Interoperabolity Events Complementing Conformance Testing Activities
Euclid of Alexandria, the most prominent mathematician of antiquity, is also the leading mathematics teacher of all times due to his treatise on mathematics, ‘The Elements’. When once asked whether there wasn’t an easier way to study geometry than ‘The Elements’, Euclid was said to respond: ‘There is no royal road to geometry’.
Interoperability is what most standards are about. It is the only thing that these standards are about. So is there a royal road to interoperability? Unfortunately, interoperability does not do any better than geometry — there is no royal road to interoperability. Interoperability is extremely difficult to achieve.
Two ways of validating a standard and an implementation are ‘conformance testing’ and ‘interoperability testing’. In conformance testing, manufacturers run their implementation against a set of ‘golden’ test suites; in ‘interoperability testing’, they run their implementations against each other. Frequently, ‘interoperability testing’ is done at ‘bake-offs’, i.e. open events where developers get together to debug a standard and their implementations.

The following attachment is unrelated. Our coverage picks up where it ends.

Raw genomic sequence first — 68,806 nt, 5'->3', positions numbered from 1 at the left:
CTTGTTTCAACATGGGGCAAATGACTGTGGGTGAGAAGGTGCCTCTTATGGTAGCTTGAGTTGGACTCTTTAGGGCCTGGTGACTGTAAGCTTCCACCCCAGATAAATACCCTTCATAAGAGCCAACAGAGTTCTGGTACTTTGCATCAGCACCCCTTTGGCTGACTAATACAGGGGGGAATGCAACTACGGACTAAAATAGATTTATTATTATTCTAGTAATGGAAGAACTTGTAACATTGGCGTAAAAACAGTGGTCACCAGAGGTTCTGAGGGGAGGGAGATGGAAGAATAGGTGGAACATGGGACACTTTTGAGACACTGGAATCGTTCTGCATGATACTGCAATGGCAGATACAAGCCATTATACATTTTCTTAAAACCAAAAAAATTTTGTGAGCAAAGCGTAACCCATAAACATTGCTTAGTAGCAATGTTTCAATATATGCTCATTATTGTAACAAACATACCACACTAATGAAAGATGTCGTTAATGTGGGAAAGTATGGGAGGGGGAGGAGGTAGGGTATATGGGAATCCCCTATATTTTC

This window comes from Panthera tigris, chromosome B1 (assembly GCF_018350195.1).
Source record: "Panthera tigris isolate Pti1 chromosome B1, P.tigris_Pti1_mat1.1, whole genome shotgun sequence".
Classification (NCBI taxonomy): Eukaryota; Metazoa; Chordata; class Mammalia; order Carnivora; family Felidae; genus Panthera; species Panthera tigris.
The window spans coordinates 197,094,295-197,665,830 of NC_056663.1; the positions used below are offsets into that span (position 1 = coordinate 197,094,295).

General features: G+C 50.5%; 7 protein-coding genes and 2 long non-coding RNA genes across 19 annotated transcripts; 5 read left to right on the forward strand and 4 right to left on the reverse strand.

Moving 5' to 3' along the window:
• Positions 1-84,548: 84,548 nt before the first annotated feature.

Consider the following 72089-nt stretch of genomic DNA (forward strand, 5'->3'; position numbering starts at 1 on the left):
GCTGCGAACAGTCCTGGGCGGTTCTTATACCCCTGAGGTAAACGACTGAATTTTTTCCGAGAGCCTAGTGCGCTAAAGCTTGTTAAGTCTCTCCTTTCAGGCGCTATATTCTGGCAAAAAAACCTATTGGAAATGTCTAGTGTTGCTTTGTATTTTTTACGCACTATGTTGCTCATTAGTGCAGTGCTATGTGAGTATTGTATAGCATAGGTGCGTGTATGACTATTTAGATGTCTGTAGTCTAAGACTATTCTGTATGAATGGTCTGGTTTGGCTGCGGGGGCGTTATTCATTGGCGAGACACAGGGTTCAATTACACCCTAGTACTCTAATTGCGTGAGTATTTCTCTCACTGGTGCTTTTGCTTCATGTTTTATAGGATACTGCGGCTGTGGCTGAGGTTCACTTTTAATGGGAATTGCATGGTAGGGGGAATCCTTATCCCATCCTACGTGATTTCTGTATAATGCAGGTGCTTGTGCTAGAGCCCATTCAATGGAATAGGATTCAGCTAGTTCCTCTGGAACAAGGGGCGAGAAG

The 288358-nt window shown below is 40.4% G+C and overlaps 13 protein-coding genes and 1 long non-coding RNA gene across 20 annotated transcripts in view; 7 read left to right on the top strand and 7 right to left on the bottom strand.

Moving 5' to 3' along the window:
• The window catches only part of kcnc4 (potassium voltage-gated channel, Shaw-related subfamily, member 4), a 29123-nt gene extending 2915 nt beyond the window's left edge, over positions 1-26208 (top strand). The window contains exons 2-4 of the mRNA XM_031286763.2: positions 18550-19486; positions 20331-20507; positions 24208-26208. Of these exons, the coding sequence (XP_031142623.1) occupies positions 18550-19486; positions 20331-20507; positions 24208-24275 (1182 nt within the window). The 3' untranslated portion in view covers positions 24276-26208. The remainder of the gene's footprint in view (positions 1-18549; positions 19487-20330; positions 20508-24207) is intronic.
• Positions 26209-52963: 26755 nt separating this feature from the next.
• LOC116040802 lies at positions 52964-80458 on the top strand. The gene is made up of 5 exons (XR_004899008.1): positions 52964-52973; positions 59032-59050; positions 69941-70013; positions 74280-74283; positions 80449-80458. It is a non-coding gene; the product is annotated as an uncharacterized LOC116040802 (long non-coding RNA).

Views on which method is best are at times strongly divergent. Theoretically, if a standard is tight and has only a limited number of options, implementations that pass conformance tests will automatically be interoperable. In practice, however, a ‘pass’ in conformance testing does not necessarily guarantee that two implementations are interoperable. Likewise, if two implementations are interoperable, they may not necessarily conform to the standard. In reality, things probably lie somewhere in the middle, and both conformance testing and interoperability testing pave the road towards interoperability.